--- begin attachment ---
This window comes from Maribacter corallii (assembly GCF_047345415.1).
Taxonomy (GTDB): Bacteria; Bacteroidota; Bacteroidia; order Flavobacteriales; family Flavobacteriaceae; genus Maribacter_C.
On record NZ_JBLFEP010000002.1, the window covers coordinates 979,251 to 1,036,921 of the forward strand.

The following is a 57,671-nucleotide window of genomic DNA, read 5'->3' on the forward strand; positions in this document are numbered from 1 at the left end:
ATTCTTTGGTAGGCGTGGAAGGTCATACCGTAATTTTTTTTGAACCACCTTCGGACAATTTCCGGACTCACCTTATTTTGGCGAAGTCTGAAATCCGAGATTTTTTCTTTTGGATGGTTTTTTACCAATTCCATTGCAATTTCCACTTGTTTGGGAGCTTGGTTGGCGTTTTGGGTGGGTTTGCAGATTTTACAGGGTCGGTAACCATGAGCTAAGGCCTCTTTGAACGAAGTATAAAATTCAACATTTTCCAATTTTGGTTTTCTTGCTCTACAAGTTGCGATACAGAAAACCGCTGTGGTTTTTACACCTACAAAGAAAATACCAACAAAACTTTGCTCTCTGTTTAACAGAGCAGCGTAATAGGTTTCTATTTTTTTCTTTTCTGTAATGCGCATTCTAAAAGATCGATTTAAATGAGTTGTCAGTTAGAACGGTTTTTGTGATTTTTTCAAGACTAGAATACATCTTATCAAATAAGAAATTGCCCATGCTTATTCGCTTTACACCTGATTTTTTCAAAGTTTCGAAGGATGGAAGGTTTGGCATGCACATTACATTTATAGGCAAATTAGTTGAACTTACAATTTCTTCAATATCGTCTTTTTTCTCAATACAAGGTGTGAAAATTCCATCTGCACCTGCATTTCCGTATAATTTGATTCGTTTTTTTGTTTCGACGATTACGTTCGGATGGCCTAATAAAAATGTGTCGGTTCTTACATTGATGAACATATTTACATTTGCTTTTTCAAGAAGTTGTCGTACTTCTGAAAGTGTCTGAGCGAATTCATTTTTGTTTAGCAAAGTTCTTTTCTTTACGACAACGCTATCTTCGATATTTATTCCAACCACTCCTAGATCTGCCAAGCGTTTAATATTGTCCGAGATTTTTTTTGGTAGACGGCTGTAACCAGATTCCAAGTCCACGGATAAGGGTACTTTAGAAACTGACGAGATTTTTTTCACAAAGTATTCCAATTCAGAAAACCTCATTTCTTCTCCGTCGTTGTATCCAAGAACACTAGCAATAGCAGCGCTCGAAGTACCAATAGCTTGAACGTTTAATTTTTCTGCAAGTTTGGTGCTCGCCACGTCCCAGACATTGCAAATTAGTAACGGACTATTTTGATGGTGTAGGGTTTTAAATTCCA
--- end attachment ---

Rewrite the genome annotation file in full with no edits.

This window comes from Maribacter corallii (assembly GCF_047345415.1).
Taxonomy (GTDB): Bacteria; Bacteroidota; Bacteroidia; order Flavobacteriales; family Flavobacteriaceae; genus Maribacter_C.
On record NZ_JBLFEP010000002.1, the window covers coordinates 979,251 to 1,036,921 of the forward strand.

The following is a 57,671-nucleotide window of genomic DNA, read 5'->3' on the forward strand; positions in this document are numbered from 1 at the left end:
ATTCTTTGGTAGGCGTGGAAGGTCATACCGTAATTTTTTTTGAACCACCTTCGGACAATTTCCGGACTCACCTTATTTTGGCGAAGTCTGAAATCCGAGATTTTTTCTTTTGGATGGTTTTTTACCAATTCCATTGCAATTTCCACTTGTTTGGGAGCTTGGTTGGCGTTTTGGGTGGGTTTGCAGATTTTACAGGGTCGGTAACCATGAGCTAAGGCCTCTTTGAACGAAGTATAAAATTCAACATTTTCCAATTTTGGTTTTCTTGCTCTACAAGTTGCGATACAGAAAACCGCTGTGGTTTTTACACCTACAAAGAAAATACCAACAAAACTTTGCTCTCTGTTTAACAGAGCAGCGTAATAGGTTTCTATTTTTTTCTTTTCTGTAATGCGCATTCTAAAAGATCGATTTAAATGAGTTGTCAGTTAGAACGGTTTTTGTGATTTTTTCAAGACTAGAATACATCTTATCAAATAAGAAATTGCCCATGCTTATTCGCTTTACACCTGATTTTTTCAAAGTTTCGAAGGATGGAAGGTTTGGCATGCACATTACATTTATAGGCAAATTAGTTGAACTTACAATTTCTTCAATATCGTCTTTTTTCTCAATACAAGGTGTGAAAATTCCATCTGCACCTGCATTTCCGTATAATTTGATTCGTTTTTTTGTTTCGACGATTACGTTCGGATGGCCTAATAAAAATGTGTCGGTTCTTACATTGATGAACATATTTACATTTGCTTTTTCAAGAAGTTGTCGTACTTCTGAAAGTGTCTGAGCGAATTCATTTTTGTTTAGCAAAGTTCTTTTCTTTACGACAACGCTATCTTCGATATTTATTCCAACCACTCCTAGATCTGCCAAGCGTTTAATATTGTCCGAGATTTTTTTTGGTAGACGGCTGTAACCAGATTCCAAGTCCACGGATAAGGGTACTTTAGAAACTGACGAGATTTTTTTCACAAAGTATTCCAATTCAGAAAACCTCATTTCTTCTCCGTCGTTGTATCCAAGAACACTAGCAATAGCAGCGCTCGAAGTACCAATAGCTTGAACGTTTAATTTTTCTGCAAGTTTGGTGCTCGCCACGTCCCAGACATTGCAAATTAGTAACGGACTATTTTGATGGTGTAGGGTTTTAAATTCCA